Days 1-5: Spearfish to Burgess Junction

Days 1-5: Spearfish to Burgess Junction

Day 1: Spearfish to Devils Tower

Ride With Woody officially kicked off today! We started the day at Camp Native HQ with the team and local media sending us off. Cody took off in the van to take photos of 5 or 6 properties while Woody began peddling West to Wyoming. From a thunderstorm to the negative effects of a dreaded twinkie to a popped tire (a big thank you to Jesse and his family from Rushmore Mountain Sports in Spearfish), anything that could go wrong did go wrong up until we got to Devils Tower Tipi Campground.

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We ended up covering 58 miles and the payload was awesome. Devils Tower Tipi Campground is stunning and features a series of beautiful tipis on the rim of Devils Canyon that overlook our nation’s first monument, Devils Tower. This campground is electricity-free, allowing families to create memories and experience nature without the distractions of everyday life. The owner was very friendly and provided a guided tour as well as a fresh pan of brownies.

Devils Tower National Monument has nearly 400,000 visitors every year, many of which are families. The unique rock formations, short hiking trails, Junior Ranger programs, amazing night-sky viewing, and the historical importance of this site make it an ideal destination for family members of all ages.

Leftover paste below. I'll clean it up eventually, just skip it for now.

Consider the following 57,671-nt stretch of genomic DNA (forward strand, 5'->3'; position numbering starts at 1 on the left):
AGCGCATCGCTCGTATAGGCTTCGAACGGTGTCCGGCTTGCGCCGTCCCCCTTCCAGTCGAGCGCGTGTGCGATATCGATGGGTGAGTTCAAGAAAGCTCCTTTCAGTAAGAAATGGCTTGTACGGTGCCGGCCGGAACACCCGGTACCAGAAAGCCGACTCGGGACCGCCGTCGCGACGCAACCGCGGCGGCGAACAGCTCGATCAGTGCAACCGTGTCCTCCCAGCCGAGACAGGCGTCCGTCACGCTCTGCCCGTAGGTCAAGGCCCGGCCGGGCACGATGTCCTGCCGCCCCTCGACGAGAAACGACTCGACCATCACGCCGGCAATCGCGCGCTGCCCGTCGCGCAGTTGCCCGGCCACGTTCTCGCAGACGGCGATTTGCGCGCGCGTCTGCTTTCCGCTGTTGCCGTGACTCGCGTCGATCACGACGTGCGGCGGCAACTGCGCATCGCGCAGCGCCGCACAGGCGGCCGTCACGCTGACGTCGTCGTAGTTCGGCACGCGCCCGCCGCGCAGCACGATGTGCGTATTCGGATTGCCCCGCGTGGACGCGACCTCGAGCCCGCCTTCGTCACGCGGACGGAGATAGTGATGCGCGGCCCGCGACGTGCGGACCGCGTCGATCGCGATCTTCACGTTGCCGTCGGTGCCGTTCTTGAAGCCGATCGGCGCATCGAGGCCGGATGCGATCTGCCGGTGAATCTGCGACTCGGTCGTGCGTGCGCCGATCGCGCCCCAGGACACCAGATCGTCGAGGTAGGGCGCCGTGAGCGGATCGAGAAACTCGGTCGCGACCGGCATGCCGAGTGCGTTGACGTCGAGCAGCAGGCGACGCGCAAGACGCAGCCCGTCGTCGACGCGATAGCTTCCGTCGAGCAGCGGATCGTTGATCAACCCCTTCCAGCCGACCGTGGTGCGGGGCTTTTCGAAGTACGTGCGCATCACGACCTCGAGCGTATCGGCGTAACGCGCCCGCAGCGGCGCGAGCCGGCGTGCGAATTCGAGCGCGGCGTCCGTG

Day 2: Devils Tower to Gillette

Sleeping in a Tipi was pretty cool! We had storms throughout the night but awoke to a beautiful day with clear views of devil’s tower. We learned a little about the history of the tower. The Native Americans called it Bear Lodge and it’s been a sacred place to them for centuries. When the first white men came through, they translated the native meaning incorrectly and called it “Devils Tower.” The tower became the first national monument in 1906 when Teddy Roosevelt formed the National Park system. Find camping near Devils Tower.

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We covered 48 miles from Devils Tower to Rozet, Wyoming, a charming community near Gillette. We stayed the night at All Seasons RV Park, a friendly commuter RV park servicing I90 traffic between the Black Hills and the Bighorn Mountains. Click here to read more about this campground on Camp Native.

Today’s route brought us close to Keyhole Reservoir, a great family destination,  which has several beaches and is a great recreation area for boaters and campers. We ate at Rozet Bar and tried the deep fried gizzards. The burger is recommended.  Find camping near Keyhole Reservoir.

Day 3: Gillette to Buffalo

Today was the longest ride I had scheduled for the entire trip. It was a grueling 104-mile ride with over 6,000 feet of elevation gain on mostly gravel roads. We traveled West to Buffalo, Wyoming, which is nestled in the foothills of the Bighorn Mountains.

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We stayed at the Buffalo KOA, a nice campground located between Mount Rushmore and Yellowstone National Park. We pitched the tent near the creek and slept like a rock!